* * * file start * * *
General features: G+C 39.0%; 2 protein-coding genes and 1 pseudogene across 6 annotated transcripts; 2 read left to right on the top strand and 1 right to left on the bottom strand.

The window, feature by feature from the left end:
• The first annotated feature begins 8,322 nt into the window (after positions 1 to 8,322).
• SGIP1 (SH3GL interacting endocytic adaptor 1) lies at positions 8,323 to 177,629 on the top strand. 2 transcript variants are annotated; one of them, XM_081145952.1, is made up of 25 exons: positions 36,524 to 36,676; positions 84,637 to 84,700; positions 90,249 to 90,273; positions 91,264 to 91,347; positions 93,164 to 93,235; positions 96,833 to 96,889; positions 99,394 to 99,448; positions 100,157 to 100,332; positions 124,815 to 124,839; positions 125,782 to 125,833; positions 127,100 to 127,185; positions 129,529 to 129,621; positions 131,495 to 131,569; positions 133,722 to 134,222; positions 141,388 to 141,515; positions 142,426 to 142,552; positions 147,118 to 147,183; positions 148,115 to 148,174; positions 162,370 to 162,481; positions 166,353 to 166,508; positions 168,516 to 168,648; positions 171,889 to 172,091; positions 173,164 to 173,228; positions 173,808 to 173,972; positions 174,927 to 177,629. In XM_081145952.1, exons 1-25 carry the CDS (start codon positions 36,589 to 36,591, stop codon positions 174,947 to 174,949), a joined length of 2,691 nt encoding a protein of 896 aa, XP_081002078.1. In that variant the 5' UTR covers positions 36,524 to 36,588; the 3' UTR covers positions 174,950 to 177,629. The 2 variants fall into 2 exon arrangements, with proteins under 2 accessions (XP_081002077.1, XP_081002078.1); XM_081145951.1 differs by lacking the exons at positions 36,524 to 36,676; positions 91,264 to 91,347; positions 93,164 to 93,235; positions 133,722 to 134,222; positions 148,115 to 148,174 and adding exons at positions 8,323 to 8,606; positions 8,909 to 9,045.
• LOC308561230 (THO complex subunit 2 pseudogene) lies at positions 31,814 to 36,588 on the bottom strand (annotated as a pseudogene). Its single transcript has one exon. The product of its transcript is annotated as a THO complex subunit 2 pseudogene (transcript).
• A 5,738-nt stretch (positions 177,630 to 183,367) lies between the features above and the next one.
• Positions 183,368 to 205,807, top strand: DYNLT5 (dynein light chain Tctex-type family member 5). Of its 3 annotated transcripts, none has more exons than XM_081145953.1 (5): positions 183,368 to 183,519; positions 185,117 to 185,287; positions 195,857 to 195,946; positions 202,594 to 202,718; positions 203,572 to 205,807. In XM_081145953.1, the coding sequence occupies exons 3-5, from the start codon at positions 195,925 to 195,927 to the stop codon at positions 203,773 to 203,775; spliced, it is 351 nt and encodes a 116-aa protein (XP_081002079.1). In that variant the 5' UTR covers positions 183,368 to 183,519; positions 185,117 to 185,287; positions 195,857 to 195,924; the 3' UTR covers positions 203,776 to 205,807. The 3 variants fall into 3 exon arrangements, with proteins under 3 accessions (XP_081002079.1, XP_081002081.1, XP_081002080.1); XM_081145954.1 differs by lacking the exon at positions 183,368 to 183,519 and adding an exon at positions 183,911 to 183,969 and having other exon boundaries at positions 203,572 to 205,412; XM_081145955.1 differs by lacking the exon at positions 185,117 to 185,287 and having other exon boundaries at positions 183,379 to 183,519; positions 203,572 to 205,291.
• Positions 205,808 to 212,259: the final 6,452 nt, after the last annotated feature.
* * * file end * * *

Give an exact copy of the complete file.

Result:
General features: G+C 39.0%; 2 protein-coding genes and 1 pseudogene across 6 annotated transcripts; 2 read left to right on the top strand and 1 right to left on the bottom strand.

The window, feature by feature from the left end:
• The first annotated feature begins 8,322 nt into the window (after positions 1 to 8,322).
• SGIP1 (SH3GL interacting endocytic adaptor 1) lies at positions 8,323 to 177,629 on the top strand. 2 transcript variants are annotated; one of them, XM_081145952.1, is made up of 25 exons: positions 36,524 to 36,676; positions 84,637 to 84,700; positions 90,249 to 90,273; positions 91,264 to 91,347; positions 93,164 to 93,235; positions 96,833 to 96,889; positions 99,394 to 99,448; positions 100,157 to 100,332; positions 124,815 to 124,839; positions 125,782 to 125,833; positions 127,100 to 127,185; positions 129,529 to 129,621; positions 131,495 to 131,569; positions 133,722 to 134,222; positions 141,388 to 141,515; positions 142,426 to 142,552; positions 147,118 to 147,183; positions 148,115 to 148,174; positions 162,370 to 162,481; positions 166,353 to 166,508; positions 168,516 to 168,648; positions 171,889 to 172,091; positions 173,164 to 173,228; positions 173,808 to 173,972; positions 174,927 to 177,629. In XM_081145952.1, exons 1-25 carry the CDS (start codon positions 36,589 to 36,591, stop codon positions 174,947 to 174,949), a joined length of 2,691 nt encoding a protein of 896 aa, XP_081002078.1. In that variant the 5' UTR covers positions 36,524 to 36,588; the 3' UTR covers positions 174,950 to 177,629. The 2 variants fall into 2 exon arrangements, with proteins under 2 accessions (XP_081002077.1, XP_081002078.1); XM_081145951.1 differs by lacking the exons at positions 36,524 to 36,676; positions 91,264 to 91,347; positions 93,164 to 93,235; positions 133,722 to 134,222; positions 148,115 to 148,174 and adding exons at positions 8,323 to 8,606; positions 8,909 to 9,045.
• LOC308561230 (THO complex subunit 2 pseudogene) lies at positions 31,814 to 36,588 on the bottom strand (annotated as a pseudogene). Its single transcript has one exon. The product of its transcript is annotated as a THO complex subunit 2 pseudogene (transcript).
• A 5,738-nt stretch (positions 177,630 to 183,367) lies between the features above and the next one.
• Positions 183,368 to 205,807, top strand: DYNLT5 (dynein light chain Tctex-type family member 5). Of its 3 annotated transcripts, none has more exons than XM_081145953.1 (5): positions 183,368 to 183,519; positions 185,117 to 185,287; positions 195,857 to 195,946; positions 202,594 to 202,718; positions 203,572 to 205,807. In XM_081145953.1, the coding sequence occupies exons 3-5, from the start codon at positions 195,925 to 195,927 to the stop codon at positions 203,773 to 203,775; spliced, it is 351 nt and encodes a 116-aa protein (XP_081002079.1). In that variant the 5' UTR covers positions 183,368 to 183,519; positions 185,117 to 185,287; positions 195,857 to 195,924; the 3' UTR covers positions 203,776 to 205,807. The 3 variants fall into 3 exon arrangements, with proteins under 3 accessions (XP_081002079.1, XP_081002081.1, XP_081002080.1); XM_081145954.1 differs by lacking the exon at positions 183,368 to 183,519 and adding an exon at positions 183,911 to 183,969 and having other exon boundaries at positions 203,572 to 205,412; XM_081145955.1 differs by lacking the exon at positions 185,117 to 185,287 and having other exon boundaries at positions 183,379 to 183,519; positions 203,572 to 205,291.
• Positions 205,808 to 212,259: the final 6,452 nt, after the last annotated feature.